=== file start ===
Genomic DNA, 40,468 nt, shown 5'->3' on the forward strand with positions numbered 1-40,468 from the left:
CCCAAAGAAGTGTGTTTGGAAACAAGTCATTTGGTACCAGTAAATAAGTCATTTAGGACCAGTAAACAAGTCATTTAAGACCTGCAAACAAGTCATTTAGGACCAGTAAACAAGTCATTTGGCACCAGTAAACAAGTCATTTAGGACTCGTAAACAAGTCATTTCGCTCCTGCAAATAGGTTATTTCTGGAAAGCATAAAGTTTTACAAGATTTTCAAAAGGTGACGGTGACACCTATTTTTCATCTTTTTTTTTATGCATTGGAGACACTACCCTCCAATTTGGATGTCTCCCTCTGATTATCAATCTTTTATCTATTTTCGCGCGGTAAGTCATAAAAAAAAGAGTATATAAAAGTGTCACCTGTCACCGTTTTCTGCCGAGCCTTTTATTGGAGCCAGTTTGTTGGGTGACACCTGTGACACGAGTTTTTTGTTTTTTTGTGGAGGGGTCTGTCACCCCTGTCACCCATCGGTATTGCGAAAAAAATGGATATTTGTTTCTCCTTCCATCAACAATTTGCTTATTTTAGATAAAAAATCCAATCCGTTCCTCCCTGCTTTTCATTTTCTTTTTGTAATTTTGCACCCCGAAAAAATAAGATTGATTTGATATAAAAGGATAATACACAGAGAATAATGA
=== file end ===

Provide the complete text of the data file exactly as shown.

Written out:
Genomic DNA, 40,468 nt, shown 5'->3' on the forward strand with positions numbered 1-40,468 from the left:
CCCAAAGAAGTGTGTTTGGAAACAAGTCATTTGGTACCAGTAAATAAGTCATTTAGGACCAGTAAACAAGTCATTTAAGACCTGCAAACAAGTCATTTAGGACCAGTAAACAAGTCATTTGGCACCAGTAAACAAGTCATTTAGGACTCGTAAACAAGTCATTTCGCTCCTGCAAATAGGTTATTTCTGGAAAGCATAAAGTTTTACAAGATTTTCAAAAGGTGACGGTGACACCTATTTTTCATCTTTTTTTTTATGCATTGGAGACACTACCCTCCAATTTGGATGTCTCCCTCTGATTATCAATCTTTTATCTATTTTCGCGCGGTAAGTCATAAAAAAAAGAGTATATAAAAGTGTCACCTGTCACCGTTTTCTGCCGAGCCTTTTATTGGAGCCAGTTTGTTGGGTGACACCTGTGACACGAGTTTTTTGTTTTTTTGTGGAGGGGTCTGTCACCCCTGTCACCCATCGGTATTGCGAAAAAAATGGATATTTGTTTCTCCTTCCATCAACAATTTGCTTATTTTAGATAAAAAATCCAATCCGTTCCTCCCTGCTTTTCATTTTCTTTTTGTAATTTTGCACCCCGAAAAAATAAGATTGATTTGATATAAAAGGATAATACACAGAGAATAATGA